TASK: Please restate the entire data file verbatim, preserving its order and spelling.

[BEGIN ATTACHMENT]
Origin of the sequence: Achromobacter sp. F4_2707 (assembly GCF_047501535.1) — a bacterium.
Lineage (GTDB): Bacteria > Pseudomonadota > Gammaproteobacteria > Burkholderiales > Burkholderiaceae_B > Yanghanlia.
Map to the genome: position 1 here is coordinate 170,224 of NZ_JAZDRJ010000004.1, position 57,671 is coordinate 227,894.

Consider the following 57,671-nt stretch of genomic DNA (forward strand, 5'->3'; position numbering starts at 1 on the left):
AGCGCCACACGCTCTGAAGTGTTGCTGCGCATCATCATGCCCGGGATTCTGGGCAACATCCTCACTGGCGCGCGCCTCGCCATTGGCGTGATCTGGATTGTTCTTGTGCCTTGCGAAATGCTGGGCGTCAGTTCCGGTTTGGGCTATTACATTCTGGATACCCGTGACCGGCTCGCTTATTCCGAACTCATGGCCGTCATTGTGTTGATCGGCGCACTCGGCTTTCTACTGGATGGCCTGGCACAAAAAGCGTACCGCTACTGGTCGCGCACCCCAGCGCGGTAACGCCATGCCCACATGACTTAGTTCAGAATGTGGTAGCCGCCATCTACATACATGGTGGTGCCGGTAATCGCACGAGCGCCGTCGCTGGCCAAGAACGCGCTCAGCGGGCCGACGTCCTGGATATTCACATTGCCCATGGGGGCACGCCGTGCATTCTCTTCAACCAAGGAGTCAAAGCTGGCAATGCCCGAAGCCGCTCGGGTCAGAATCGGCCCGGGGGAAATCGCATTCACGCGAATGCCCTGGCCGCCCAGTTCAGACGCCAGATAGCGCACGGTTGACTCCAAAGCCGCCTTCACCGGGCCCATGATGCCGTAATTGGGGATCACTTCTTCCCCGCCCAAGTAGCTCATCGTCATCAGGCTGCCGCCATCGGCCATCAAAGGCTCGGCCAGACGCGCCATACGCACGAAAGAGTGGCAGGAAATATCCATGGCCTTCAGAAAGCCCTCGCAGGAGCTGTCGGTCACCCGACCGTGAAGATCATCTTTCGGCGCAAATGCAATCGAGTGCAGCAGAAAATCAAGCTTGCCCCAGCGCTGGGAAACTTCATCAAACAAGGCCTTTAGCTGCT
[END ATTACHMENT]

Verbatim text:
Origin of the sequence: Achromobacter sp. F4_2707 (assembly GCF_047501535.1) — a bacterium.
Lineage (GTDB): Bacteria > Pseudomonadota > Gammaproteobacteria > Burkholderiales > Burkholderiaceae_B > Yanghanlia.
Map to the genome: position 1 here is coordinate 170,224 of NZ_JAZDRJ010000004.1, position 57,671 is coordinate 227,894.

Consider the following 57,671-nt stretch of genomic DNA (forward strand, 5'->3'; position numbering starts at 1 on the left):
AGCGCCACACGCTCTGAAGTGTTGCTGCGCATCATCATGCCCGGGATTCTGGGCAACATCCTCACTGGCGCGCGCCTCGCCATTGGCGTGATCTGGATTGTTCTTGTGCCTTGCGAAATGCTGGGCGTCAGTTCCGGTTTGGGCTATTACATTCTGGATACCCGTGACCGGCTCGCTTATTCCGAACTCATGGCCGTCATTGTGTTGATCGGCGCACTCGGCTTTCTACTGGATGGCCTGGCACAAAAAGCGTACCGCTACTGGTCGCGCACCCCAGCGCGGTAACGCCATGCCCACATGACTTAGTTCAGAATGTGGTAGCCGCCATCTACATACATGGTGGTGCCGGTAATCGCACGAGCGCCGTCGCTGGCCAAGAACGCGCTCAGCGGGCCGACGTCCTGGATATTCACATTGCCCATGGGGGCACGCCGTGCATTCTCTTCAACCAAGGAGTCAAAGCTGGCAATGCCCGAAGCCGCTCGGGTCAGAATCGGCCCGGGGGAAATCGCATTCACGCGAATGCCCTGGCCGCCCAGTTCAGACGCCAGATAGCGCACGGTTGACTCCAAAGCCGCCTTCACCGGGCCCATGATGCCGTAATTGGGGATCACTTCTTCCCCGCCCAAGTAGCTCATCGTCATCAGGCTGCCGCCATCGGCCATCAAAGGCTCGGCCAGACGCGCCATACGCACGAAAGAGTGGCAGGAAATATCCATGGCCTTCAGAAAGCCCTCGCAGGAGCTGTCGGTCACCCGACCGTGAAGATCATCTTTCGGCGCAAATGCAATCGAGTGCAGCAGAAAATCAAGCTTGCCCCAGCGCTGGGAAACTTCATCAAACAAGGCCTTTAGCTGCT